At step 510, the calling party connects to the desired called party. The call is set up through the origin switch 11, the Transit Network 20, and the terminating switch 30 to the called party device 40. At step 520, the call status is determined. If the called party's telephone line is busy, then a busy signal plays back to the calling party and when the calling party goes on-hook the call terminates and the calling party exists the network at step 521. If the called party's telephone line continues to ring, but the called party fails to answer, then, at some point, the calling party will decide to terminate the call and go on-hook. When the calling party goes on-hook, the call terminates and the calling party exists the network at step 522. If the called party answers, the call proceeds to step 530, where the network begins monitoring for DTMF signals that may correspond to the activation code.
At step 530, a detection device monitors for a service activation signal. For example, the DTMF detector 14 within the originating switch 11 may begin to monitor continuously for DTMF signals and, more specifically, for the service activation code, which would be a predefined code consisting of any DTMF digit sequence of any length (i.e., "#321" or "*22"). At step 530, it should be noted that the calling party may or may not have knowledge of the present invention, the inventions's use, and the invention's method of activation. If the calling party qualifies for the Call Hold Stand-by service via the calling party's ANI and was aware of the invention's use, then the calling party would most likely have knowledge of the invention and would know the activation code. If the calling party qualified for this service via the called party's DN, then the calling party may have a very limited knowledge about the service. Under this scenario, when the called party places the calling party on hold, the network plays some type of pre-recorded message that informs the calling party that the calling party can enter a certain activation code and place their phone on-hook and that the calling party's phone will ring when the called party is ready to communicate. At step 530, either of two primary events may occurs. First, either the calling party or the called party could go on-hook When that occurs, the call terminates at step 531. Second, the calling party could enter a DTMF activation code. When this occurs, the DTMF detector 14 will collect the sequence of digits entered by the calling party and check to see if the entered digits correspond to the proper activation code.
Assuming the correct activation code was entered, the call proceeds to step 540. At step 540, the originating switch 11 waits for the calling party to go on-hook. At step 550, after the calling party goes on-hook, the originating switch 11 releases the canning party's trunk or the circuit between the originating switch 11 and the calling party device 10. At step 560, originating switch 11 uses the announcement system 15 to play a pre-recorded message informing the called party that the calling party is on stand-by mode. The prerecorded message could also instruct the called party to enter a DTMF digit or digits to request that the calling party go off stand-by mode and return to the calling party's device 10.
At step 570, the network begins to continually monitor both the calling party and the called party. The calling party is monitored for an off-hook signal at the calling party device 10. When the calling party goes off-hook, the network assumes that the calling party is ready to re-establish the connection between the calling party and the called party. This allows the calling party to rejoin the on-hold state set by the called party. The called party is monitored by using a DTMF detector 13 and/or a speech detector 14. That is, the DTMF detector 13 monitors for the called party to enter a DTMF digit or digits as instructed by the announcement system 15. The speech detector 14 could also be used to look for far-end speech coming form the called party. It is assumed, however, that to the DTMF detector would be more reliable since many called party service providers play music while the calling party is on hold and it can sometimes be difficult to distinguish far-end speech from the music. When the called party either enters the appropriate DTMF digit or digits or generates speech recognizable by the speech detector 14, the network assumes that the called party is ready to re-establish the communication with the calling party.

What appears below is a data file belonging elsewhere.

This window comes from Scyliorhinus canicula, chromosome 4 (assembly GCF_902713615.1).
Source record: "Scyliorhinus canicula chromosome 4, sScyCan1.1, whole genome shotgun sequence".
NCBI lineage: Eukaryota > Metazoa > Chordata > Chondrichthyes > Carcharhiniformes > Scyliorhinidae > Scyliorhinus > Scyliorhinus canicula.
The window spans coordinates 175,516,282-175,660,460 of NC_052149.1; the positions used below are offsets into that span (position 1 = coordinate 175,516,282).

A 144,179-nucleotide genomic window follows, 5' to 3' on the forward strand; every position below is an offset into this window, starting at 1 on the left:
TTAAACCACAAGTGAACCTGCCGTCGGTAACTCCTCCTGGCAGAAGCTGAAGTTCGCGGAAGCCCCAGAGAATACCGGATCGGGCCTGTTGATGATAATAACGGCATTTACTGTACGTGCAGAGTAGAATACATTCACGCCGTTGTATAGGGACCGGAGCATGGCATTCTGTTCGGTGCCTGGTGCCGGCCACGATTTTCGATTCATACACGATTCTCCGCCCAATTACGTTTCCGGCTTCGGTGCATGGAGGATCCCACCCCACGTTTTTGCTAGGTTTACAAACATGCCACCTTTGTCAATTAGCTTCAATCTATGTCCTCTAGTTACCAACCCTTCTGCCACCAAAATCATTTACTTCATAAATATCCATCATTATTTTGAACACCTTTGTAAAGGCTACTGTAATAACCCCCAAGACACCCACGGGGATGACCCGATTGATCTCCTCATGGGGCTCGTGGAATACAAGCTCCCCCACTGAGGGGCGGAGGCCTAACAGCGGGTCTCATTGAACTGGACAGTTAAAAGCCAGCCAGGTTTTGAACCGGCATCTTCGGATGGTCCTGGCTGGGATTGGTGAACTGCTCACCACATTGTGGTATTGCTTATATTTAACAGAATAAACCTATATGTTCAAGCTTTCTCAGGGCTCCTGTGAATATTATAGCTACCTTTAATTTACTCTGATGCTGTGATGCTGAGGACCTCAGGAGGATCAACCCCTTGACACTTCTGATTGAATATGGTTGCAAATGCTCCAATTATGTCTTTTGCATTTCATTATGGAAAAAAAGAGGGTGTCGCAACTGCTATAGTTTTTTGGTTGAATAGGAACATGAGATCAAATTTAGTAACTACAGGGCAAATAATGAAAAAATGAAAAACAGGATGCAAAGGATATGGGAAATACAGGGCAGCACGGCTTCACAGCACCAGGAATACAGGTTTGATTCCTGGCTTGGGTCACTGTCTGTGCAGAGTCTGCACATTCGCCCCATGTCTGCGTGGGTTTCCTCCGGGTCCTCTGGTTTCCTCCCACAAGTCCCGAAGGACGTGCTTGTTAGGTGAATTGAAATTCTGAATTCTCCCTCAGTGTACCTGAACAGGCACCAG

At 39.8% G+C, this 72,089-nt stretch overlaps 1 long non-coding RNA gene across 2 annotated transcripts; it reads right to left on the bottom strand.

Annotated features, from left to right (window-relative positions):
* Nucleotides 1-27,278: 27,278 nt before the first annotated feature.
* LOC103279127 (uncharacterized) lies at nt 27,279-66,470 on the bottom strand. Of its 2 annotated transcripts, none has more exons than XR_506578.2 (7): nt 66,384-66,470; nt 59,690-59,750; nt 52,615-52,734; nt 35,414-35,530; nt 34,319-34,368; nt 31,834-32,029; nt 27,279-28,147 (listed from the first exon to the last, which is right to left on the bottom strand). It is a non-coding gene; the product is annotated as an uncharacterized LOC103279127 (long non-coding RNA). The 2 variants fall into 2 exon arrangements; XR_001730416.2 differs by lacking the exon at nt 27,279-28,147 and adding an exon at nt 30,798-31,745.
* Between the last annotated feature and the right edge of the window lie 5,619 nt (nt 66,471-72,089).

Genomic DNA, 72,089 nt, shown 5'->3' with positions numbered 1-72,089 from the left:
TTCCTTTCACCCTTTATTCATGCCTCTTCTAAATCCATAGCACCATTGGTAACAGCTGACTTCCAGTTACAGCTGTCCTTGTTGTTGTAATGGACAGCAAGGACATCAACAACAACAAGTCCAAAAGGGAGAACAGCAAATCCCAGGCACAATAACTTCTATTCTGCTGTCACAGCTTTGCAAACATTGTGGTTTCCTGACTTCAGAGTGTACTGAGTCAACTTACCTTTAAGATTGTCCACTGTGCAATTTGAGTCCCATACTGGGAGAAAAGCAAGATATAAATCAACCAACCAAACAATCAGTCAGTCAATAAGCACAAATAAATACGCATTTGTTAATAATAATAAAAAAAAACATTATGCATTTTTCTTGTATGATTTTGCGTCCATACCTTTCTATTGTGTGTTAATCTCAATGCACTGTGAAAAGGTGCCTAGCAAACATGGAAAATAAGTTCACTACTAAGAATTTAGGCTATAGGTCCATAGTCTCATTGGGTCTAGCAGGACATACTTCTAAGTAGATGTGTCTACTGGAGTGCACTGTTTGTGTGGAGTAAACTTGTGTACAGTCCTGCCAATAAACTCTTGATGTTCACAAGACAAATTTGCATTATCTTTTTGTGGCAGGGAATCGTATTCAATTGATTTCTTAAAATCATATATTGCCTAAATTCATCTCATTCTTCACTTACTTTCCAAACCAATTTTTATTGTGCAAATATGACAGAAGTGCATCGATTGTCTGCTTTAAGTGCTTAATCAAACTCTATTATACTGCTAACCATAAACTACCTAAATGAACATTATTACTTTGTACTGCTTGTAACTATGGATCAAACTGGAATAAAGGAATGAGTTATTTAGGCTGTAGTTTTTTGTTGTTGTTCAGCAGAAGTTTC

At step 580, the originating switch 11 re-establishes the trunk with the calling party device 10 in order to restore the original circuit created during the call set up (step 510). The originating switch 11 also instructs the announcement system 15 to terminate the recording that it was playing to the called party. If the called party called requested activation at step 570, the network rings the calling party device 10 to notify the calling party that the called party is ready to communicate. When the calling party goes off-hook the full connection to the called party is reestablished.
The foregoing is merely illustrative of the principles of the invention and various modifications can be made and come to mind to those of ordinary skill in the art from studying the present specification and without departing from the scope and spirit of the invention. For example, different informative messages may be provided by the announcement system 15. Different hardware may be used man shown and suggested that may comprise hardware, firmware, or software implementation of the present invention. Any United States patents or patent applications cited herein should be deemed to be incorporated by reference as to their contents. The invention should only be deemed limited in scope by the claims that follow.
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|U.S. Classification||379/215.01, 379/393|
|Sep 17, 1997||AS||Assignment|
Owner name: AT&T CORP., NEW YORK
Free format text: ASSIGNMENT OF ASSIGNORS INTEREST;ASSIGNORS:FURMAN, DANIEL SELIG;GILBOY, CHRISTOPHER P.;REEL/FRAME:008719/0501;SIGNING DATES FROM 19970902 TO 19970908
|Jun 27, 2003||FPAY||Fee payment|
Year of fee payment: 4
|Jun 21, 2007||FPAY||Fee payment|
Year of fee payment: 8
|Oct 10, 2011||REMI||Maintenance fee reminder mailed|
|Feb 29, 2012||LAPS||Lapse for failure to pay maintenance fees|
|Apr 17, 2012||FP||Expired due to failure to pay maintenance fee|
Effective date: 20120229